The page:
Now showing items 1-6 of 6
The frequency of voluntary and involuntary autobiographical memories across the life span.
(Mem Cognit, 2009-07)
In the present study, ratings of the memory of an important event from the previous week on the frequency of voluntary and involuntary retrieval, belief in its accuracy, visual imagery, auditory imagery, setting, emotional ...
People believe it is plausible to have forgotten memories of childhood sexual abuse.
(Psychon Bull Rev, 2007-08)
Pezdek, Blandon-Gitlin, and Gabbay (2006) found that perceptions of the plausibility of events increase the likelihood that imagination may induce false memories of those events. Using a survey conducted by Gallup, we asked ...
The centrality of event scale: a measure of integrating a trauma into one's identity and its relation to post-traumatic stress disorder symptoms.
(Behav Res Ther, 2006-02)
We introduce a new scale that measures how central an event is to a person's identity and life story. For the most stressful or traumatic event in a person's life, the full 20-item Centrality of Event Scale (CES) and the ...
The normative and the personal life: individual differences in life scripts and life story events among USA and Danish undergraduates.
Life scripts are culturally shared expectations about the order and timing of life events in a prototypical life course. American and Danish undergraduates produced life story events and life scripts by listing the seven ...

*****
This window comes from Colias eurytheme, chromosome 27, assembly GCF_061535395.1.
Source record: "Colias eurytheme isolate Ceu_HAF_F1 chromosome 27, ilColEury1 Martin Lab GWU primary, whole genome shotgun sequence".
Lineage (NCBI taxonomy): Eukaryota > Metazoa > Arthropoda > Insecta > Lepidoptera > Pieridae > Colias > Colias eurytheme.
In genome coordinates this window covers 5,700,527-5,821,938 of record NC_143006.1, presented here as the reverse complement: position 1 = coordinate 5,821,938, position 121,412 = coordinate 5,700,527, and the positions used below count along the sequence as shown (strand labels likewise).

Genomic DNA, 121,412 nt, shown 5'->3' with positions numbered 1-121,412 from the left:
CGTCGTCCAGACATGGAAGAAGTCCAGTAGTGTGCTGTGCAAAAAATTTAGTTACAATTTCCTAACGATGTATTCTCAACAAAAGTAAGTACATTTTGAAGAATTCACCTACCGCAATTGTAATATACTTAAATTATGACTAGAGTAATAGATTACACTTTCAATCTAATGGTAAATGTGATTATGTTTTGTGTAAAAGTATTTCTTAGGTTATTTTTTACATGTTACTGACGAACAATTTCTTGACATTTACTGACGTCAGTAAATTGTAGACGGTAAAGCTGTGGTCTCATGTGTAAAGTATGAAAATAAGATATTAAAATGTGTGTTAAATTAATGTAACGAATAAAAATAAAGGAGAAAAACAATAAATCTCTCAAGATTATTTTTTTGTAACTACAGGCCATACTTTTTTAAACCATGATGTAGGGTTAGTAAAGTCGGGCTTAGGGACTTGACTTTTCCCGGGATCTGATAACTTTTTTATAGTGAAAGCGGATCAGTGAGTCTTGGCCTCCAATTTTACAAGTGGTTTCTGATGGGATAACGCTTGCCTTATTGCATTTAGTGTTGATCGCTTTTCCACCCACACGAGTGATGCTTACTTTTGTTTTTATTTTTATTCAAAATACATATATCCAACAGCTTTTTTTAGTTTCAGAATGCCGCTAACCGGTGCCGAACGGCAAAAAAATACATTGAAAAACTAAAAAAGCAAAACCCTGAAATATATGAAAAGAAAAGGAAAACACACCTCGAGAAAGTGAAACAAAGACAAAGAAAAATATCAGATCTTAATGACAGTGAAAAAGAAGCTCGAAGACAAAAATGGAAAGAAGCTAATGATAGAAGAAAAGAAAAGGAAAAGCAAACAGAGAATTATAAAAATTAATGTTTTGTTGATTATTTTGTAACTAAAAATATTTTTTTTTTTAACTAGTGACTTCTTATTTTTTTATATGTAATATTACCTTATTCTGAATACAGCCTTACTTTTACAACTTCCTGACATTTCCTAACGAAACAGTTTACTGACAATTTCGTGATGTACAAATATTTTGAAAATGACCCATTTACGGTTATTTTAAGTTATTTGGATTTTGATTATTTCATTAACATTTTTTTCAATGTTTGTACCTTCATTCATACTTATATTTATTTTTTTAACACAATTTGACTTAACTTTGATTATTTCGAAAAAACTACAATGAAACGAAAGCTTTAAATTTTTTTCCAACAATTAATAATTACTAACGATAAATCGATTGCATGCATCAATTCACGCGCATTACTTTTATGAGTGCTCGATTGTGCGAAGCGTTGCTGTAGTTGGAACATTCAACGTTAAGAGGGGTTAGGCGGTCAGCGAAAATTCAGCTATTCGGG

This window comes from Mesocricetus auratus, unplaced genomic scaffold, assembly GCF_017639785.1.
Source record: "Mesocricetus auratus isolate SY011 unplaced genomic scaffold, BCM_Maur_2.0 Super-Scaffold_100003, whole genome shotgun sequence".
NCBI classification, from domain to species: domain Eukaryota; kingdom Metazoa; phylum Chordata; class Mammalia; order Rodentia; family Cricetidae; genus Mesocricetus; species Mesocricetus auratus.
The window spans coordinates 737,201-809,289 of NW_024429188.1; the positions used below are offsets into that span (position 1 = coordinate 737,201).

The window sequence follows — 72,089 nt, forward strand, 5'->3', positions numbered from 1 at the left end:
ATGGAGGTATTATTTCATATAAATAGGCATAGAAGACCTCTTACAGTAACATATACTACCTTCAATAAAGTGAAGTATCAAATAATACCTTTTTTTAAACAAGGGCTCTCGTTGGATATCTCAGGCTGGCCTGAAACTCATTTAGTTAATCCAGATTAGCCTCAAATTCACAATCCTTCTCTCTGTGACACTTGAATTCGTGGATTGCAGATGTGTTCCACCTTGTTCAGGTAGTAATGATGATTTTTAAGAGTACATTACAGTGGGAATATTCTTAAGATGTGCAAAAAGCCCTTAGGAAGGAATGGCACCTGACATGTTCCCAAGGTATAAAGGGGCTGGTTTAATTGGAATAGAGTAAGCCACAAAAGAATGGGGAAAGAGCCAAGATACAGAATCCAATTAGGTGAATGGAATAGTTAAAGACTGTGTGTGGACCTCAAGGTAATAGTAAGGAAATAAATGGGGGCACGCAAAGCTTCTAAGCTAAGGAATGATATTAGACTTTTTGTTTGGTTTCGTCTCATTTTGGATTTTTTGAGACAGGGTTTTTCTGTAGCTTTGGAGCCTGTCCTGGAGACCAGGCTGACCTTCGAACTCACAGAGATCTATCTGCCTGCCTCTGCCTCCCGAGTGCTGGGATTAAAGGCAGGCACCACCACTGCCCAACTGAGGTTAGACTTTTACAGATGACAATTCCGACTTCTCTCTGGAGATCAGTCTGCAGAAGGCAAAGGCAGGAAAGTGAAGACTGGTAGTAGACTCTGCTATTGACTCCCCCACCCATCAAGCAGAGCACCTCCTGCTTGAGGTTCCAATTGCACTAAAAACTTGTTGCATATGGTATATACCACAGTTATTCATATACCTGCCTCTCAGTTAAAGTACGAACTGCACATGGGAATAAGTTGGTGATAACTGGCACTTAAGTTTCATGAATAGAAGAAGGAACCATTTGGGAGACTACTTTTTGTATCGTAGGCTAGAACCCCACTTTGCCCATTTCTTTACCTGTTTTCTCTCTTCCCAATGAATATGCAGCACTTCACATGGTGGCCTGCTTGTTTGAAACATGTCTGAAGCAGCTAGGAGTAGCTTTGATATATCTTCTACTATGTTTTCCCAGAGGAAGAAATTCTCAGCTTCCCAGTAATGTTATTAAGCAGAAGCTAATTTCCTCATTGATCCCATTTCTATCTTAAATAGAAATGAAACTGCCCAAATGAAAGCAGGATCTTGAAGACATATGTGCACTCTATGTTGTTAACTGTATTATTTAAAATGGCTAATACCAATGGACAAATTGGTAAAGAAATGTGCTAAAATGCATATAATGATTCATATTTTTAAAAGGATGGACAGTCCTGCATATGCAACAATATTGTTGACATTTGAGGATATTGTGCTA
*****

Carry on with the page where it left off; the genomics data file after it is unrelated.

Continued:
Memory in posttraumatic stress disorder: properties of voluntary and involuntary, traumatic and nontraumatic autobiographical memories in people with and without posttraumatic stress disorder symptoms.
(J Exp Psychol Gen, 2008-11)
One hundred fifteen undergraduates rated 15 word-cued memories and their 3 most negatively stressful, 3 most positive, and 7 most important events and completed tests of personality and depression. Eighty-nine also recorded ...
The reappearance hypothesis revisited: recurrent involuntary memories after traumatic events and in everyday life.
(Mem Cognit, 2008-03)
Recurrent involuntary memories are autobiographical memories that come to mind with no preceding retrieval attempt and that are subjectively experienced as being repetitive. Clinically, they are classified as a symptom of ...